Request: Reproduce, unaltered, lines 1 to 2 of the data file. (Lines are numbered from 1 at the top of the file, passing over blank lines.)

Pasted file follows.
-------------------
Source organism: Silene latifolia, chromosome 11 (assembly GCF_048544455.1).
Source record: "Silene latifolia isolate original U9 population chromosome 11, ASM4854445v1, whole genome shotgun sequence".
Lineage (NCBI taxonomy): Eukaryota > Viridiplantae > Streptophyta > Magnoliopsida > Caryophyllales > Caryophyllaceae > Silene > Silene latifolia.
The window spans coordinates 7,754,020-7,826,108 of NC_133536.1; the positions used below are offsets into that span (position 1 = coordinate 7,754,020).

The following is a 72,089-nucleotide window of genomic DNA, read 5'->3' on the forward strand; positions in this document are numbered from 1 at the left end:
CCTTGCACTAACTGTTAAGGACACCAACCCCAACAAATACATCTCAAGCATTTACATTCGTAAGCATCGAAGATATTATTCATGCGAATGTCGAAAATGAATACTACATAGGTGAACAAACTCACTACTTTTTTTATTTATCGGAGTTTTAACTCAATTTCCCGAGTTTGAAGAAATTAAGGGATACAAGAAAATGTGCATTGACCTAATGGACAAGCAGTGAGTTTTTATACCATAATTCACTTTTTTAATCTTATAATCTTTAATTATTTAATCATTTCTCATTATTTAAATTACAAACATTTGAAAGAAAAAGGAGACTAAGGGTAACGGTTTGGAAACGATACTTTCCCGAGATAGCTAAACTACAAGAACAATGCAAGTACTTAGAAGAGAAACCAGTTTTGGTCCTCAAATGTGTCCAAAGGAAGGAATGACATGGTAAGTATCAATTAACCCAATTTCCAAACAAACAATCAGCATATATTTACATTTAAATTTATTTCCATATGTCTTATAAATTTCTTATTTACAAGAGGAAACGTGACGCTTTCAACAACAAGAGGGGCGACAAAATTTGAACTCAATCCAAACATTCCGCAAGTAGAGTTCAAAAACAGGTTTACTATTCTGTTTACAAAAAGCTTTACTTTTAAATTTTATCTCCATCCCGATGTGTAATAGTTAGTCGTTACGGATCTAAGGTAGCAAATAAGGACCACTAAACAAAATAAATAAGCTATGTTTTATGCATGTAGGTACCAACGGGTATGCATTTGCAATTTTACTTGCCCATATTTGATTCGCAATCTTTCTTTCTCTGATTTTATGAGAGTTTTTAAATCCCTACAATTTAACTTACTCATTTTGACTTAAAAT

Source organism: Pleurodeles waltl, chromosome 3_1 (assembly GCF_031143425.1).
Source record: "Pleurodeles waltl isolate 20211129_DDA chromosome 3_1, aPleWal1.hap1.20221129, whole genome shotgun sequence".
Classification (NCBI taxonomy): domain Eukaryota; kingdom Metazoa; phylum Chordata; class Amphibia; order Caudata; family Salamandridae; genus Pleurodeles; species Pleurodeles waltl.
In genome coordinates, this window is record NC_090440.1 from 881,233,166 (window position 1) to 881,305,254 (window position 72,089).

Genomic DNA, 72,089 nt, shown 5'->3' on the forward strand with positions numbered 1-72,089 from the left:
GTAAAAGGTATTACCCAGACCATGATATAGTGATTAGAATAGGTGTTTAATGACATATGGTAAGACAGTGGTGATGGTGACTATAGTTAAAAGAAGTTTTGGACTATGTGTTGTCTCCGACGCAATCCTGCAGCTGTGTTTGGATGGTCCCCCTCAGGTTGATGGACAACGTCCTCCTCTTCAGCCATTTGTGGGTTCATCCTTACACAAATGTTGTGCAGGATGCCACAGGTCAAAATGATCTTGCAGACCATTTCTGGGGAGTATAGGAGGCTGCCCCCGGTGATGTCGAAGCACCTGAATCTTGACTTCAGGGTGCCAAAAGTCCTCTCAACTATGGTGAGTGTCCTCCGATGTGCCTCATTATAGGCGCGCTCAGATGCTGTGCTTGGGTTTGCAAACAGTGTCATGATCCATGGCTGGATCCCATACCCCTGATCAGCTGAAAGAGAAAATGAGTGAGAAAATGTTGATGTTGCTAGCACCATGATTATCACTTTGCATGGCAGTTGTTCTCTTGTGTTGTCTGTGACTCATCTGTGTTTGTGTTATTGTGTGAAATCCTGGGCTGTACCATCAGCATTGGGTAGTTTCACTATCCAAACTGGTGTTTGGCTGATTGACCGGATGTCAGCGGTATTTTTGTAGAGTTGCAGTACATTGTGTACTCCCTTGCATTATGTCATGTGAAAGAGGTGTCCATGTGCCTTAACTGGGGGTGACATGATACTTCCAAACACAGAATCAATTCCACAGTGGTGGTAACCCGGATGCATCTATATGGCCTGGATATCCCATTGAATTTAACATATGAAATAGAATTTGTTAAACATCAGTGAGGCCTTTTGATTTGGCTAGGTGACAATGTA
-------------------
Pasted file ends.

Source organism: Silene latifolia, chromosome 11 (assembly GCF_048544455.1).
Source record: "Silene latifolia isolate original U9 population chromosome 11, ASM4854445v1, whole genome shotgun sequence".